What we needed was a trailer.  We needed one that could transport at least eight bikes plus all of the gear that team members would need for our BRAT adventures.  By chance, all of our BRAT rides have included between six and ten participants.  An eight-bike trailer could support the bikes and gear for a Suburban full of team members.  Eight people can pack into a Suburban, but little room would be left for clothes and supplies.

On two rides, we attached a car-top luggage carrier to one of the vehicles and used that space to pack sleeping bags, pillows, inflatable mattresses, and small bags.  Once packed, we didn’t want to open the carrier until the end of the day.  As we developed ideas for a multi-bike trailer that could help us on training rides and our BRAT adventures, we realized that we needed the ability to easily load and unload a bunch of bikes AND haul the gear of all the cyclists plus equipment for the team (e.g., tools, pumps, tires and tubes, etc.).

After connecting with a wonderful and very supportive HSU alumnus, who is an ultra-endurance cyclist, we had funds for purchasing a trailer.  Unfortunately, we didn’t find existing designs for what we needed.  After months of researching and thinking about what we needed, we came up with a perfect solution.  Having a good friend who has a family owned trailer business about a mile from campus really made things easy.  I took him our ideas and needs and he was able to custom design and build a trailer for us.

Video of BRAT Trailer After Recent BRAM Ride

As seen in the video, the trailer has closed-in walls that protect storage tubs that can roll up and off the tailgate ramp for easy loading and unloading.  Packed end-to-end across the width of the trailer, we can carry ten storage tubs on the trailer.  Packed end-to-end longwise in the trailer, we can haul nine tubs.  Each tub is big enough for clothes (casual, sleeping, and cycling clothes), sleeping bag, pillows, towels, shoes, and toiletries.  The tubs are water tight and have handles and wheels that allow for easy moving.  They take the place of suitcases and other forms of luggage.  Each team member gets one tub for their personal belongings and remaining tubs are used for air mattresses, pumps, tools, and other gear.  Everything fits.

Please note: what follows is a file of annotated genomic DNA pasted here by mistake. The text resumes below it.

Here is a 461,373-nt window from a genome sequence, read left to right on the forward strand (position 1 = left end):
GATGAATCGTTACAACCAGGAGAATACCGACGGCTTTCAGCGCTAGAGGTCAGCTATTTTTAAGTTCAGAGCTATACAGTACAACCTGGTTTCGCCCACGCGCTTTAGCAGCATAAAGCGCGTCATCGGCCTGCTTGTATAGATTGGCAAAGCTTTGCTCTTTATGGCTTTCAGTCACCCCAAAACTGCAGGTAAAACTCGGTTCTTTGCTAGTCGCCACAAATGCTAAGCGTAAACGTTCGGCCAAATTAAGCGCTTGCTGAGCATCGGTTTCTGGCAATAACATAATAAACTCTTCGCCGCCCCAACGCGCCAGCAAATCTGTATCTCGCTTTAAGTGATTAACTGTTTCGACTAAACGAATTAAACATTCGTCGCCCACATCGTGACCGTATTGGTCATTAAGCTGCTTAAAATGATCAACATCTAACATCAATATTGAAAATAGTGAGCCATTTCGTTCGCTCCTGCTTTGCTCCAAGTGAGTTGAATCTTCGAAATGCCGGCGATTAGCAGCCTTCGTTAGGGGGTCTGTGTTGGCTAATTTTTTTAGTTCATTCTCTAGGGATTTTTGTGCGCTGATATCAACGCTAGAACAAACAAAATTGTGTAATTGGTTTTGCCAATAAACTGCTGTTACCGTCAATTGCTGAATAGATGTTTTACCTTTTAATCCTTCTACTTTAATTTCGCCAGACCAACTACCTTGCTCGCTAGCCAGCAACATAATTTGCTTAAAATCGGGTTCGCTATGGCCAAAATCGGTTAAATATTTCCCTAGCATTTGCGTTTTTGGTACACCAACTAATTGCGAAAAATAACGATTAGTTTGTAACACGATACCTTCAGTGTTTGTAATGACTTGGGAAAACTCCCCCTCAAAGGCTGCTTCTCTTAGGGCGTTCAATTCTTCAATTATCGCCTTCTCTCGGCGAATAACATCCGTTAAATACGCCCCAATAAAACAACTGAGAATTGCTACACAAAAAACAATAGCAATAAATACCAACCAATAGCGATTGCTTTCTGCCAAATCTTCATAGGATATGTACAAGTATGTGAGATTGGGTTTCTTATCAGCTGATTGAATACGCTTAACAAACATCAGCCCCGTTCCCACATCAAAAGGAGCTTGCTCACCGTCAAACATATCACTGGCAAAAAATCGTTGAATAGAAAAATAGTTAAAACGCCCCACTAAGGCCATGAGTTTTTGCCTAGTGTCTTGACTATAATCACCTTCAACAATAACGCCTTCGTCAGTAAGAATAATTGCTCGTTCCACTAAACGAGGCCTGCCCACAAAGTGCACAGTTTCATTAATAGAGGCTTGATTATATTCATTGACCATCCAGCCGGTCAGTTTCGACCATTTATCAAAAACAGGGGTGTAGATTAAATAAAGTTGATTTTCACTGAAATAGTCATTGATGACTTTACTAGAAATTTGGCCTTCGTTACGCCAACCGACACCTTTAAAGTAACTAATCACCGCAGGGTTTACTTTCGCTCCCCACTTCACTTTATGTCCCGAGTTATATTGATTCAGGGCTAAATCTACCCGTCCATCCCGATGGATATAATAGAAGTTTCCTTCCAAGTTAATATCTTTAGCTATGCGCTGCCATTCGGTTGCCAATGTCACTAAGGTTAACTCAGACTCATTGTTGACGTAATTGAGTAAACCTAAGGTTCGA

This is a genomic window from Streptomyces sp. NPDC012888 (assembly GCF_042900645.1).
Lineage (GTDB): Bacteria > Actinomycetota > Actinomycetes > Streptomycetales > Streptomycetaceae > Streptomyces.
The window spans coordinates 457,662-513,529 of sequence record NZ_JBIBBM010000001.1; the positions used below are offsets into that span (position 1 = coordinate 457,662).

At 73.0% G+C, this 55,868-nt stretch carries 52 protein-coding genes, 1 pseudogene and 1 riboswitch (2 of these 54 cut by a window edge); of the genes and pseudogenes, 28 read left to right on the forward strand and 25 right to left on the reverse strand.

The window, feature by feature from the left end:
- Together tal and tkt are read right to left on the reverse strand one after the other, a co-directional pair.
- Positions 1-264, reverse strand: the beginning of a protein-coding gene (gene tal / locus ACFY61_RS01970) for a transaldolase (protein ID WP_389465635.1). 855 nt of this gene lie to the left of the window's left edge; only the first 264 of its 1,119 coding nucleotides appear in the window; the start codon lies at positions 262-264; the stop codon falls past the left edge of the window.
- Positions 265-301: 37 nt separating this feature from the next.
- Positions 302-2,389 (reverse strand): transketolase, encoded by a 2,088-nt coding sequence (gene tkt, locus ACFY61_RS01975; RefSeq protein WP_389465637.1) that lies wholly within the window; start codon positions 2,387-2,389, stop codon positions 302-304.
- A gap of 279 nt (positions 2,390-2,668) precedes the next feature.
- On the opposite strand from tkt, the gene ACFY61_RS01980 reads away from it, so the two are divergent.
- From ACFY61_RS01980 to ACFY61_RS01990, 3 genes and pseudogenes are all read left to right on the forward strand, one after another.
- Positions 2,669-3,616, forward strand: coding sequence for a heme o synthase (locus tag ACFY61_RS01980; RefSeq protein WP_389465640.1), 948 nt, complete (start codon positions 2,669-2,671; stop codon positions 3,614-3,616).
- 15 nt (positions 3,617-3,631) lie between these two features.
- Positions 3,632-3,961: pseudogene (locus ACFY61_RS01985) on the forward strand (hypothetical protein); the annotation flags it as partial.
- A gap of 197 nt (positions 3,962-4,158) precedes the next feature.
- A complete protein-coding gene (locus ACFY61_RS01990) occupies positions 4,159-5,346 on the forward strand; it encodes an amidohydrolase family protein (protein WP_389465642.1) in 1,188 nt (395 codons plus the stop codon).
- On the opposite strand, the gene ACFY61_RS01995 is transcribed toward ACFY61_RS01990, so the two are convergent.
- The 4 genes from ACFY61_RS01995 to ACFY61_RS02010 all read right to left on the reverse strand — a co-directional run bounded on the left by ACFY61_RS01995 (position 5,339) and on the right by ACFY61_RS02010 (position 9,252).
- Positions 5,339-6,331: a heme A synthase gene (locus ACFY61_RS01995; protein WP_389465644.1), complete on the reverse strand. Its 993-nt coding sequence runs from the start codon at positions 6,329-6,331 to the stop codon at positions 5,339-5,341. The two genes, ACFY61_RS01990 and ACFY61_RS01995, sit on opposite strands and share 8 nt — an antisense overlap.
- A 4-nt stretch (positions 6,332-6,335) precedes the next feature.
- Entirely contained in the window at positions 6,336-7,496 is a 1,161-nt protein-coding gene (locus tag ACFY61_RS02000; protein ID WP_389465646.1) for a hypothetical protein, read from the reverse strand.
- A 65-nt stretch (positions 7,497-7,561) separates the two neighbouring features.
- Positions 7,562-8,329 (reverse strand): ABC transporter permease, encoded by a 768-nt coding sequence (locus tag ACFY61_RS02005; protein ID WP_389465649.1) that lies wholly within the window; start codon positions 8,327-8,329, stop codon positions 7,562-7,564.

Attached to the top of the trailer are two cross-bars with added attachments to receive and secure two Swagman four-bike racks.  Receiver hitch additions on one end and support brackets on the other end of the cross bars keeps the racks securely on the trailer.  The racks can be removed from the trailer and attached to support vehicles if needed.  Bikes can be chained to the rack and left on the trailer overnight as well as the tubs, which would be very difficult to remove from the trailer when the bikes are on the racks and the tailgate locked, when moving them into overnight lodging is prohibitive.

The trailer has been a game-changer for us.  We can now accommodate more people bikes, and gear on our rides.  The trailer also creates a bigger presence on the road with our support vehicle.  We have extra hazard lights on the back of the trailer to make us even more visible to approaching traffic.  Being able to easily load and haul the gear and supplies without taking up space in the support vehicles is tremendously valuable.  A second support vehicle with a four-bike rack would allow us to take as many as twelve bikes and support a team of 12-14 participants.  The adaptability of the trailer to carry both bike racks or remove and attach them directly to one or two support vehicles makes small group rides easy to do.  We can also use the trailer to haul camping supplies, team-building gear and games, food, and kayaks–all things that we use for our Outdoor Leadership classes.  But that is another story.